Rohde said that one of the few topics liberals and conservatives can agree on is the existence and dangers of a deep state. Liberals are more likely to cite as evidence the military industrial complex, meaning that certain generals, defense contractors and companies are pushing the U.S. into endless war. Conservatives lean toward the idea of an administrative state, a growing federal bureaucracy that, Rohde said, “they feel is constantly and relentlessly … inserting itself in our lives and taking away our personal liberties.”
The COVID-19 pandemic is spurring the debate of the usefulness of wearing masks, and accusations that health officials are a part of the deep state.
“What’s so extraordinary and very, very tragic this spring and summer,” Rohde said, “(is that) our ability to agree on basic facts, our ability to trust government experts, is a matter of life and death.”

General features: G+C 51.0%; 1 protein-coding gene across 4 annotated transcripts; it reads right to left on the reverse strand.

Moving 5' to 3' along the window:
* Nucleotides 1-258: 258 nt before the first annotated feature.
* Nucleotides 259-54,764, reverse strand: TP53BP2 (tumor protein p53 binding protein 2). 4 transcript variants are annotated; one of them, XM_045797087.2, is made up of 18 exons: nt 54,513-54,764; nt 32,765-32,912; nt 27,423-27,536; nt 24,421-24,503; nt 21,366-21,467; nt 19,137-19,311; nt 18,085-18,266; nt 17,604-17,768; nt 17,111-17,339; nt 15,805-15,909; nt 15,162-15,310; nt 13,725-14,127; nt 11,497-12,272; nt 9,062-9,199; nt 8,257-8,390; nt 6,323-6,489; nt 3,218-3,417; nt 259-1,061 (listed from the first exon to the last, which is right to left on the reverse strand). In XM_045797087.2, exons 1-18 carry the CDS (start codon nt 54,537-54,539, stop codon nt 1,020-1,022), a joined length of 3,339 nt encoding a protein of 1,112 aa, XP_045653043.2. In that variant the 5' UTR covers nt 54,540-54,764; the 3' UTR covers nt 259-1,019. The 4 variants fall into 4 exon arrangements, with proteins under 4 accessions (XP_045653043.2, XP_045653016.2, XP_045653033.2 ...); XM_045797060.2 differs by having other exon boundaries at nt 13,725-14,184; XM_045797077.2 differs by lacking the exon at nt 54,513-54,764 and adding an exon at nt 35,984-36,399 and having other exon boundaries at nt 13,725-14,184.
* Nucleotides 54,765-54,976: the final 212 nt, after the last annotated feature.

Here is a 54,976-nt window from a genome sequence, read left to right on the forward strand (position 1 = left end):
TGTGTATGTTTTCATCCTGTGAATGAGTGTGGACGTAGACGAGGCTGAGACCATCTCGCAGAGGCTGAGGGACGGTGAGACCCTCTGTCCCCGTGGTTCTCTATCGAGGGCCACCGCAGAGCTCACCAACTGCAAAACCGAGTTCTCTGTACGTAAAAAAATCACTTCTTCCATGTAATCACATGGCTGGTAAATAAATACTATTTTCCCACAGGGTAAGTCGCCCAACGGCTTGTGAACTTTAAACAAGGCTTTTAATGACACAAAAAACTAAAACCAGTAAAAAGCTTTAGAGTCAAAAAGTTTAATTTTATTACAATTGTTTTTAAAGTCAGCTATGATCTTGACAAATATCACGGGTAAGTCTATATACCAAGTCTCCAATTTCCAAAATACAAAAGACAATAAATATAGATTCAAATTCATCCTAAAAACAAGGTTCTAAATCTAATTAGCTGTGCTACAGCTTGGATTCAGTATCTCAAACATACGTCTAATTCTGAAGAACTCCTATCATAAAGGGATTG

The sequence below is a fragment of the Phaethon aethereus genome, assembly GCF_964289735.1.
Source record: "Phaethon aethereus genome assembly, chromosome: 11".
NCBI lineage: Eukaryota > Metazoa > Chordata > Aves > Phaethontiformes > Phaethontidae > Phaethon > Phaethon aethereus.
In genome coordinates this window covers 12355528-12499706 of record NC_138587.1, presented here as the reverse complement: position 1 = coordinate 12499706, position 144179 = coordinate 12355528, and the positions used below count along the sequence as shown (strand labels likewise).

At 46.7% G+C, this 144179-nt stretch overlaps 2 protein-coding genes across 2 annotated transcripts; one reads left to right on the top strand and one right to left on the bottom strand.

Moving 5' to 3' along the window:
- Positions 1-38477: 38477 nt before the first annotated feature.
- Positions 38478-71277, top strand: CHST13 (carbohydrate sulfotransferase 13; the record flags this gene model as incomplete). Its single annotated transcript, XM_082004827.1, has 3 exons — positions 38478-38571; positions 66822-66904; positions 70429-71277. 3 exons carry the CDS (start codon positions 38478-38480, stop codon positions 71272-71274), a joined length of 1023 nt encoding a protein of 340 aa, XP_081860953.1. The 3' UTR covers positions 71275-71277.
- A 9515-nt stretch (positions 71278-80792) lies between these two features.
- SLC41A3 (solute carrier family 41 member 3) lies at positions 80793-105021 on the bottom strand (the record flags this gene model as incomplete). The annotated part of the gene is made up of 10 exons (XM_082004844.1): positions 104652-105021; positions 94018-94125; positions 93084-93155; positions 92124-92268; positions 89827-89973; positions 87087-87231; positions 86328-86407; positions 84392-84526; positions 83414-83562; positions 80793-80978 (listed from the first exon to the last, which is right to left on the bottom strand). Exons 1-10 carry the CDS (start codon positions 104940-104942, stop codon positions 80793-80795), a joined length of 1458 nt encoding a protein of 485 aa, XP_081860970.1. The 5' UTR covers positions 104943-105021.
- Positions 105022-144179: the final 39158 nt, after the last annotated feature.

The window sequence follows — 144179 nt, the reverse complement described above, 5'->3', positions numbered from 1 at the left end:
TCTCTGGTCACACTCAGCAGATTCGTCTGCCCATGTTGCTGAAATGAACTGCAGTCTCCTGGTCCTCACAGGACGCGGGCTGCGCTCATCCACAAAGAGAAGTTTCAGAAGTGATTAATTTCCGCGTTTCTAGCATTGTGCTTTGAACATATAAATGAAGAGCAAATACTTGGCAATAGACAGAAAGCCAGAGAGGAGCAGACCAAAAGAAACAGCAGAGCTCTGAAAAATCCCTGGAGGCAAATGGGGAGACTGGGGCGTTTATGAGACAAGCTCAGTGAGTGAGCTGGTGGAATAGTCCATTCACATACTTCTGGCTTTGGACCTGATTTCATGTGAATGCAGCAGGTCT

Generations of Americans have been suspicious of a deep state, including in 1976 when a committee in the Senate, chaired by Frank Church (D-ID) and John Tower (R-TX), investigated decades of work done by the CIA and FBI.
Rohde said that the committee found that the FBI had investigated more than half a million Americans involved in legal political activities, and tried to disrupt and discredit them. Groups targeted included the John Birch Society and the Civil Rights Movement, as he had mentioned earlier with King.
Rohde interviewed the chief investigator of the committee, Fritz Schwarz Jr., who attended Harvard. Because CIA agents at that time primarily went to top schools, Schwarz thought he would identify with them more. Instead, he was astonished by how effectively senior CIA officials could lie without being caught, and identified more with FBI officials. What did trouble Schwarz about the FBI officials was not that they were skilled liars, but how they rationalized their actions.